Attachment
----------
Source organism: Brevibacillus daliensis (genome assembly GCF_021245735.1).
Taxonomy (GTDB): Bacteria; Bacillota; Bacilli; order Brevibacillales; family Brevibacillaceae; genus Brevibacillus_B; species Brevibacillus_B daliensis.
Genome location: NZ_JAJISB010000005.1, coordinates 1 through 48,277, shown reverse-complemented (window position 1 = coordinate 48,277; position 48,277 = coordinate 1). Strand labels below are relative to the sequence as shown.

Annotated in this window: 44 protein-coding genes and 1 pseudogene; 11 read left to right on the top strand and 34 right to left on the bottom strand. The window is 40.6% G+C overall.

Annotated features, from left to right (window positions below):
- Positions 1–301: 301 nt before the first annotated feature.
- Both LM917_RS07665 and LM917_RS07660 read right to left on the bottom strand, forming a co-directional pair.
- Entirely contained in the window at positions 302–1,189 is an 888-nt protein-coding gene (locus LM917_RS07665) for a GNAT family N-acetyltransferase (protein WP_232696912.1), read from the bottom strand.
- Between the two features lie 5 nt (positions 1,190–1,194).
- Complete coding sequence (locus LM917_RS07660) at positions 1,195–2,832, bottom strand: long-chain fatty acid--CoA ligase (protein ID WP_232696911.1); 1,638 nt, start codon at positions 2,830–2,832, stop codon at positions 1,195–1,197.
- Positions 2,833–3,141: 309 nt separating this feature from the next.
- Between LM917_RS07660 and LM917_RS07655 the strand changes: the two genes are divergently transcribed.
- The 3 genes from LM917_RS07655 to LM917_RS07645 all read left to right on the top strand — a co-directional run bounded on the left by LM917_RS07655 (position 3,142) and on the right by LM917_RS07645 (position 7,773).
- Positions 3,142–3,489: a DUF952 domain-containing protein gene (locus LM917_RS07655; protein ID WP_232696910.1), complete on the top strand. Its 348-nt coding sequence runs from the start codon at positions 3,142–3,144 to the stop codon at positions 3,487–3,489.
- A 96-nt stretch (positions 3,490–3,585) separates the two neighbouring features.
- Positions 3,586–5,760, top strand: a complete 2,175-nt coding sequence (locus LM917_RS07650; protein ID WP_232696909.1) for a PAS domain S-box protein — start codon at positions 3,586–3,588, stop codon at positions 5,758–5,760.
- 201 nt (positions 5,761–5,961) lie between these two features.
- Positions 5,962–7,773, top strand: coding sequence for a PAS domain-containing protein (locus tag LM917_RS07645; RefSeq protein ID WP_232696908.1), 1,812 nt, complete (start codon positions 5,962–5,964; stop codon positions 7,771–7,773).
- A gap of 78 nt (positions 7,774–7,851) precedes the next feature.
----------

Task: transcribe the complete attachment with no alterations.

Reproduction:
Source organism: Brevibacillus daliensis (genome assembly GCF_021245735.1).
Taxonomy (GTDB): Bacteria; Bacillota; Bacilli; order Brevibacillales; family Brevibacillaceae; genus Brevibacillus_B; species Brevibacillus_B daliensis.
Genome location: NZ_JAJISB010000005.1, coordinates 1 through 48,277, shown reverse-complemented (window position 1 = coordinate 48,277; position 48,277 = coordinate 1). Strand labels below are relative to the sequence as shown.

Annotated in this window: 44 protein-coding genes and 1 pseudogene; 11 read left to right on the top strand and 34 right to left on the bottom strand. The window is 40.6% G+C overall.

Annotated features, from left to right (window positions below):
- Positions 1–301: 301 nt before the first annotated feature.
- Both LM917_RS07665 and LM917_RS07660 read right to left on the bottom strand, forming a co-directional pair.
- Entirely contained in the window at positions 302–1,189 is an 888-nt protein-coding gene (locus LM917_RS07665) for a GNAT family N-acetyltransferase (protein WP_232696912.1), read from the bottom strand.
- Between the two features lie 5 nt (positions 1,190–1,194).
- Complete coding sequence (locus LM917_RS07660) at positions 1,195–2,832, bottom strand: long-chain fatty acid--CoA ligase (protein ID WP_232696911.1); 1,638 nt, start codon at positions 2,830–2,832, stop codon at positions 1,195–1,197.
- Positions 2,833–3,141: 309 nt separating this feature from the next.
- Between LM917_RS07660 and LM917_RS07655 the strand changes: the two genes are divergently transcribed.
- The 3 genes from LM917_RS07655 to LM917_RS07645 all read left to right on the top strand — a co-directional run bounded on the left by LM917_RS07655 (position 3,142) and on the right by LM917_RS07645 (position 7,773).
- Positions 3,142–3,489: a DUF952 domain-containing protein gene (locus LM917_RS07655; protein ID WP_232696910.1), complete on the top strand. Its 348-nt coding sequence runs from the start codon at positions 3,142–3,144 to the stop codon at positions 3,487–3,489.
- A 96-nt stretch (positions 3,490–3,585) separates the two neighbouring features.
- Positions 3,586–5,760, top strand: a complete 2,175-nt coding sequence (locus LM917_RS07650; protein ID WP_232696909.1) for a PAS domain S-box protein — start codon at positions 3,586–3,588, stop codon at positions 5,758–5,760.
- 201 nt (positions 5,761–5,961) lie between these two features.
- Positions 5,962–7,773, top strand: coding sequence for a PAS domain-containing protein (locus tag LM917_RS07645; RefSeq protein ID WP_232696908.1), 1,812 nt, complete (start codon positions 5,962–5,964; stop codon positions 7,771–7,773).
- A gap of 78 nt (positions 7,774–7,851) precedes the next feature.